Luminal and non-luminal non-competitive inhibitor binding sites on the nicotinic acetylcholine receptor (Review)

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Abstract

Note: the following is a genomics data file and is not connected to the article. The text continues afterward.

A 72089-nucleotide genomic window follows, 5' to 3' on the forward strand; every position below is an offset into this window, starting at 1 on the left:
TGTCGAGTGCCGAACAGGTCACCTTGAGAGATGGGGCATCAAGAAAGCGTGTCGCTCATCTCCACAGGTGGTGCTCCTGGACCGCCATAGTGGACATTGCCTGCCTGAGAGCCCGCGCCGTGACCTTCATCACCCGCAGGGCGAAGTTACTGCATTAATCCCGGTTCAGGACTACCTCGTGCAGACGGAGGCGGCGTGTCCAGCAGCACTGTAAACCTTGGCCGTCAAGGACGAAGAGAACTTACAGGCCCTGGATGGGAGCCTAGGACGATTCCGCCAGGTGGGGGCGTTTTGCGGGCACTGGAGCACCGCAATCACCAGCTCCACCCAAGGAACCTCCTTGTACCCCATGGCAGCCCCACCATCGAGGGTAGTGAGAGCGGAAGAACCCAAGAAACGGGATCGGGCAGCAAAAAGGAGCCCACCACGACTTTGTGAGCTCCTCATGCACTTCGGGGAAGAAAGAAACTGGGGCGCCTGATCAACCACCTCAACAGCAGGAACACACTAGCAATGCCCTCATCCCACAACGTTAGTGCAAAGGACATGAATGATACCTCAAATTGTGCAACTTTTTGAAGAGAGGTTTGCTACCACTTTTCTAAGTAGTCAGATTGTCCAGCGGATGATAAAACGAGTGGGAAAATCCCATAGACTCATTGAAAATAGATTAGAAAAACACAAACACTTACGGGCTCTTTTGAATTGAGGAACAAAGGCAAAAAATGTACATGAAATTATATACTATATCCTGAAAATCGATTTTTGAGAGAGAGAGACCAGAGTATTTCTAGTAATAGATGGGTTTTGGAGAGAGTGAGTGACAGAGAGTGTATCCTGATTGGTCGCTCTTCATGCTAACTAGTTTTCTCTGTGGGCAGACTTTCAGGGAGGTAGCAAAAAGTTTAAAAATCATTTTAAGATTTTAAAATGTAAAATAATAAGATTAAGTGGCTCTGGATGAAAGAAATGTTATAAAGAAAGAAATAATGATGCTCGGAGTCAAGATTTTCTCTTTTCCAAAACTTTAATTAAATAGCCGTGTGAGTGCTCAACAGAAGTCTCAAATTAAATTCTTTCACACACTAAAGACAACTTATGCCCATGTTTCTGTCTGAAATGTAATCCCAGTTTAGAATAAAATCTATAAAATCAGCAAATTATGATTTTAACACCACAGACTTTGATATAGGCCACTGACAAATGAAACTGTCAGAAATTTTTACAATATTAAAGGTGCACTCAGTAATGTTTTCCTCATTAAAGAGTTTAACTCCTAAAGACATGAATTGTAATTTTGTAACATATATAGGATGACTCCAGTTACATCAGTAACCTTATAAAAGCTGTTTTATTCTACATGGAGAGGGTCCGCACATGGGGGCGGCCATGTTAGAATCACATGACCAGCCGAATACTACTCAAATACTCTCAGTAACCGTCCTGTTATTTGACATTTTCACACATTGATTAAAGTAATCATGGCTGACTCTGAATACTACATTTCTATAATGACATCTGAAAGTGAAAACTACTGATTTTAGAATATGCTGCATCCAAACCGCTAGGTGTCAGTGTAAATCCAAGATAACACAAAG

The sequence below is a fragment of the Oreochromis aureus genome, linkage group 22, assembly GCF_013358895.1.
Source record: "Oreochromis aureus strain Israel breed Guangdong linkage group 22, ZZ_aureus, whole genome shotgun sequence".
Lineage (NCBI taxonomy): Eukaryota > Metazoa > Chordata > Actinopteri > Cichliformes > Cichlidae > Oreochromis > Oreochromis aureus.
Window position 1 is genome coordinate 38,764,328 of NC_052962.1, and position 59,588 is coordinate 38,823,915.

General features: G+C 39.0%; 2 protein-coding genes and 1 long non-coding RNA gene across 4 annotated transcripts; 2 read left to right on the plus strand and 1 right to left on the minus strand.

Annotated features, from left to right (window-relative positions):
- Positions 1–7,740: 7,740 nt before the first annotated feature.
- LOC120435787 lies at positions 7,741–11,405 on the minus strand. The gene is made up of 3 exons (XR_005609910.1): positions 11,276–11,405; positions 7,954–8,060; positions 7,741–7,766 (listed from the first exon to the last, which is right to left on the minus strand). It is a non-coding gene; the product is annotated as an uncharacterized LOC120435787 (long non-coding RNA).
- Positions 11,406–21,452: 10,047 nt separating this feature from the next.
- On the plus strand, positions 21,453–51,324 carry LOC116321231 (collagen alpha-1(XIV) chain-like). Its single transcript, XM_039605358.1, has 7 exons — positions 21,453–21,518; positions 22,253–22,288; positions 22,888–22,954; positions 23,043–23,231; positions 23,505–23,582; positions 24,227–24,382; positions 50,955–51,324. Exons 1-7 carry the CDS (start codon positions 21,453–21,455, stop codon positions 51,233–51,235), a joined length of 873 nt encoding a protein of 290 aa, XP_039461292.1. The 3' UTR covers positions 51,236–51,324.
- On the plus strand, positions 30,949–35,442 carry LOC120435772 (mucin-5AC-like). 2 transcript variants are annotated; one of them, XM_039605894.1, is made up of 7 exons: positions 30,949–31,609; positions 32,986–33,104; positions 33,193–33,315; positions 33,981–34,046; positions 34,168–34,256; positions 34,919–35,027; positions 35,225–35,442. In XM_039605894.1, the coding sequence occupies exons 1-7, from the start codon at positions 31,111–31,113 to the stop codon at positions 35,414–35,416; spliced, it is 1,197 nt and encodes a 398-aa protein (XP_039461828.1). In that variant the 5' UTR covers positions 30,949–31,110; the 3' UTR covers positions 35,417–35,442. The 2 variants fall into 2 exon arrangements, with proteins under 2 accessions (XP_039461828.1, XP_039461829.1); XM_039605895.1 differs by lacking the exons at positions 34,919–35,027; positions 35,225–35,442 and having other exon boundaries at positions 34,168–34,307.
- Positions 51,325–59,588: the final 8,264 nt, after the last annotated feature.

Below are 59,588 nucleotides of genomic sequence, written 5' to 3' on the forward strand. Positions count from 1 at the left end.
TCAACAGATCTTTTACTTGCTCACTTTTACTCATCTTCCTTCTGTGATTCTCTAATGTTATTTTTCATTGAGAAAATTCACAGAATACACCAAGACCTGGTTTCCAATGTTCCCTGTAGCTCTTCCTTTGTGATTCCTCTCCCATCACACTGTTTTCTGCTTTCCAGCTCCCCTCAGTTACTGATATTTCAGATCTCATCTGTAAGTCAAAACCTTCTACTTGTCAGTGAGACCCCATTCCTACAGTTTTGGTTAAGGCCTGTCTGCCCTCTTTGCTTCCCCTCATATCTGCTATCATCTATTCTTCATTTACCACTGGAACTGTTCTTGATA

The nicotinic acetylcholine receptor presents two very well differentiated domains for ligand binding that account for different cholinergic properties. In the hydrophilic extracellular region of the a subunit exist the binding sites for agonists such as the neurotransmitter acetylcholine, which upon binding trigger the channel opening, and for competitive antagonists such as d-tubocurarine, which compete for the former inhibiting its pharmacological action. For non-competitive inhibitors, a population of low-affinity binding sites have been found at the lipid-protein interface of the nicotinic acetylcholine receptor. In addition, at the M2 transmembrane domain, several high-affinity binding sites have been found for non-competitive inhibitors such as chlorpromazine, triphenylmethylphosphonium, the local anaesthetic QX-222 and the hydrophobic probe trifluoromethyl-iodophenyldiazirine. They are known as luminal binding sites. Although the local anaesthetic meproadifen seems to be located between the hydrophobic domains M2-M3, this locus is considered to form part of the channel mouth, thus this site can also be called a luminal binding site. In contraposition, experimental evidences support the hypothesis of the existence of other high-affinity binding sites for non-competitive inhibitors located not at the channel lumen, but at non-luminal binding domains. Among them, we can quote the binding site for quinacrine, which is located at the lipid-protein interface of the αM1 domain, and the binding site for ethidium, which is believed to interact with the wall of the vestibule very far away from both the lumen channel and the lipid membrane surface. The aim of this review is to discuss these recent findings relative to both structurally and functionally relevant aspects of non-competitive inhibitors of the nicotinic acetylcholine receptor. We will put special emphasis on the description of the localization of molecules with non-competitive antagonist properties that bind with high-affinity to luminal and non-luminal domains. The information described herein was principally obtained by means of methods such as photolabelling and site-directed mutagenesis in combination with patch-clamp. Our laboratory has contributed with data obtained by using biophysical approaches such as paramagnetic electron spin resonance and quantitative fluorescence spectroscopy.